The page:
Each week, we select the most interesting Jewish obituary. Today, it’s that of New York City poet Samuel Menashe. Born in Brooklyn, educated at Queens College, and at home in downtown Manhattan, his specialty was short poems, typically under ten lines, and he published widely in Partisan Review and The New Yorker. He also frequently waxed on Jewish topics; his first book, 1971’s No Jerusalem But This, is centered around that aspect of his identity.
In 2006, Emily Botein visited his small house on Thompson Street in SoHo, where he lived for more than five decades, for WNYC: .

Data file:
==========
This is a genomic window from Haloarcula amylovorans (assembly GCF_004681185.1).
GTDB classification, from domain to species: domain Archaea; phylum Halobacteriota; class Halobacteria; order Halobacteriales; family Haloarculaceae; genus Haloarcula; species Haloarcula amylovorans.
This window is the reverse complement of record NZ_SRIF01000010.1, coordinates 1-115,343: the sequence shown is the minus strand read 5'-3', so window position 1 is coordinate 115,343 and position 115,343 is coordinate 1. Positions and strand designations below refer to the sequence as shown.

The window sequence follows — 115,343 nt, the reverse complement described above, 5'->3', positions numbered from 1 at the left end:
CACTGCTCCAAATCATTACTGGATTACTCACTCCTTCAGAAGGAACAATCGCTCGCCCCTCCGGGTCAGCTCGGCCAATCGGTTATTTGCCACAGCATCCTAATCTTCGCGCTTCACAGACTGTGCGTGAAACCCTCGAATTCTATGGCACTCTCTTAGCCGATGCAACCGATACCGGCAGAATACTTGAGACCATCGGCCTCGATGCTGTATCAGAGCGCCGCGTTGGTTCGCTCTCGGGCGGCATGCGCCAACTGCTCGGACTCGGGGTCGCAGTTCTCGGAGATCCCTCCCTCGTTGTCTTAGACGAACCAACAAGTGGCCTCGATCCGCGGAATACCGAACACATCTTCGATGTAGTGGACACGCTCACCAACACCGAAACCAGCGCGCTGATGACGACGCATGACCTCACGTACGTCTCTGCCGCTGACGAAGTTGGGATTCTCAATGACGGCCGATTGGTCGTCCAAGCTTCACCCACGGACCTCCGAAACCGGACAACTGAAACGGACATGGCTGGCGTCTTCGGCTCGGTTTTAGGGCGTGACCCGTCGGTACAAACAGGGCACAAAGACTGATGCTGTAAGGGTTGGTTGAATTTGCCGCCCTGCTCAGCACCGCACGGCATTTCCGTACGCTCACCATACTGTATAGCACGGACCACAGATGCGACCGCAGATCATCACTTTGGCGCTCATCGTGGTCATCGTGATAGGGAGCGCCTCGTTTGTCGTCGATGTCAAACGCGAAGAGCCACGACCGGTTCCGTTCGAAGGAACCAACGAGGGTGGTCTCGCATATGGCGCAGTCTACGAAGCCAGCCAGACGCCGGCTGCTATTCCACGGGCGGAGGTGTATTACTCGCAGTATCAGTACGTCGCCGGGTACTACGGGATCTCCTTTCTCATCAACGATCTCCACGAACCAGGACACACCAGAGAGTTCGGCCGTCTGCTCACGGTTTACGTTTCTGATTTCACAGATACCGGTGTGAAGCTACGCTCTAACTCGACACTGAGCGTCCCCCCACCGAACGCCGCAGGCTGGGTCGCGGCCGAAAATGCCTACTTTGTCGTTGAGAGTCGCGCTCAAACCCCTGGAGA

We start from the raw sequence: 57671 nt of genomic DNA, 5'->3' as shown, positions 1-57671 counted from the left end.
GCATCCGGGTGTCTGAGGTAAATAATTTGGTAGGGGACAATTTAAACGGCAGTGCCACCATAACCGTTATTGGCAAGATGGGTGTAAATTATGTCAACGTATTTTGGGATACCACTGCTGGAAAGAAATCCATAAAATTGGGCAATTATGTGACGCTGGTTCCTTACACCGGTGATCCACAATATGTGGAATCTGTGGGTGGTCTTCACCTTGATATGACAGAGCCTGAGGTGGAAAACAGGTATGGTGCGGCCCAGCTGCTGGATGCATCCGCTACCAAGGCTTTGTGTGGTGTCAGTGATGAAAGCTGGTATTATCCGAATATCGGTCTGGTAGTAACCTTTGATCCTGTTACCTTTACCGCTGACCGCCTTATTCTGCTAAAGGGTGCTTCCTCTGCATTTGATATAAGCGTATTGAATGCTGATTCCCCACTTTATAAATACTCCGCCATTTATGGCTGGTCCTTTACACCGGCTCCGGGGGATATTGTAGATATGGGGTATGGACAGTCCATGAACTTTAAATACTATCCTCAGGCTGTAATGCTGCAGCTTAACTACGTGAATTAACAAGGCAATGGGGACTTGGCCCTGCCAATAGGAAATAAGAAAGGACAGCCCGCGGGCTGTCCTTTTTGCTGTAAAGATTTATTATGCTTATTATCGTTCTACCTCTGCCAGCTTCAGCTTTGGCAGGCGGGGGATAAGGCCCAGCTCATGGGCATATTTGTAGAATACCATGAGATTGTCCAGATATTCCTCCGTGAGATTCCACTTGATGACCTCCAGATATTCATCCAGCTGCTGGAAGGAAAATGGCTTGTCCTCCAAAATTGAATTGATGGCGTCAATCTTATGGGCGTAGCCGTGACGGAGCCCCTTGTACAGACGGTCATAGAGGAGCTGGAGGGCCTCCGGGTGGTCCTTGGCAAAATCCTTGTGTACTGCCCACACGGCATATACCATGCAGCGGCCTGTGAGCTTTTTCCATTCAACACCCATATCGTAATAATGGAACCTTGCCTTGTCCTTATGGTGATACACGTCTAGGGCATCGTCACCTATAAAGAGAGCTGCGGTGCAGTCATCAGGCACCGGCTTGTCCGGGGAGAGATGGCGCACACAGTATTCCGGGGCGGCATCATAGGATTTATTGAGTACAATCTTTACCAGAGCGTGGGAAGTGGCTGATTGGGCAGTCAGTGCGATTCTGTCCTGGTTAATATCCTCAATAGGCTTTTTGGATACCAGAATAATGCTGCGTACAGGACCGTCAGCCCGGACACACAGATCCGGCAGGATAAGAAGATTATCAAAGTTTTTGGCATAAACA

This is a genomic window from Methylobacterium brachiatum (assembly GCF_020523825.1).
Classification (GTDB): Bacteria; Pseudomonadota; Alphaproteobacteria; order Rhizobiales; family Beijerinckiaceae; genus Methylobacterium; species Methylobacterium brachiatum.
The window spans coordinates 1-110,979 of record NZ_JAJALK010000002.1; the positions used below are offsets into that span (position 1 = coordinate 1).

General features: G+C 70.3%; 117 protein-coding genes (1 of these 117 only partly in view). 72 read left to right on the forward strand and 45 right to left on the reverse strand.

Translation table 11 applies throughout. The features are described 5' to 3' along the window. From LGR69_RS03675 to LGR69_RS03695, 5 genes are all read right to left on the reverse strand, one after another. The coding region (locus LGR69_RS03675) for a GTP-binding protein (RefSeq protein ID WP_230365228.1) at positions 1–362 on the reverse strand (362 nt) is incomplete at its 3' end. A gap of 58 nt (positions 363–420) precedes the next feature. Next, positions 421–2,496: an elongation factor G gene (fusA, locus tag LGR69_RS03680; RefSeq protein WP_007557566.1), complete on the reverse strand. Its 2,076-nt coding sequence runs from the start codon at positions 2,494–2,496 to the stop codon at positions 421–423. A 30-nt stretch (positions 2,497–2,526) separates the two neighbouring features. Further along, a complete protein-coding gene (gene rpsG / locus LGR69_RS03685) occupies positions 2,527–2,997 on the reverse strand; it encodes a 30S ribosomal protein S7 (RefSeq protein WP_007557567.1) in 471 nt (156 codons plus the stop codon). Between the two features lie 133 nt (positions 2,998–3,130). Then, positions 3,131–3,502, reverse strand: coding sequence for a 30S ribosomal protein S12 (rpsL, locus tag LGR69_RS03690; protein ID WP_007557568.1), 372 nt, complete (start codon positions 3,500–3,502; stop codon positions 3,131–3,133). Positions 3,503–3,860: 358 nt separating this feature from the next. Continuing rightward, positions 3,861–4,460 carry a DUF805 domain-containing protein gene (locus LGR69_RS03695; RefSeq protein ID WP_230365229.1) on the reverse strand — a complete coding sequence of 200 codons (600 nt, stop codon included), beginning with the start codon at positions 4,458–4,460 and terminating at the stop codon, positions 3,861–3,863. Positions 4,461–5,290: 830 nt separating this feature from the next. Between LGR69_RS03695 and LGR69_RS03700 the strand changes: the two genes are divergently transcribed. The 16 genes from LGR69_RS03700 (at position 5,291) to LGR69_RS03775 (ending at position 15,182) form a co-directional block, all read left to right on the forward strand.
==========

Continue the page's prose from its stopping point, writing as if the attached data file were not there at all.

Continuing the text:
And the Poetry Foundation, which gave him its first-ever Neglected Masters Award in 2004, has a number of his poems on its Website. Here’s “Psalm”:
Let’s make believe
I am happy, I laugh
Black poison, all of me
Become sparkling water
My cup runneth over
I am your son
You are my daughter,
The only one
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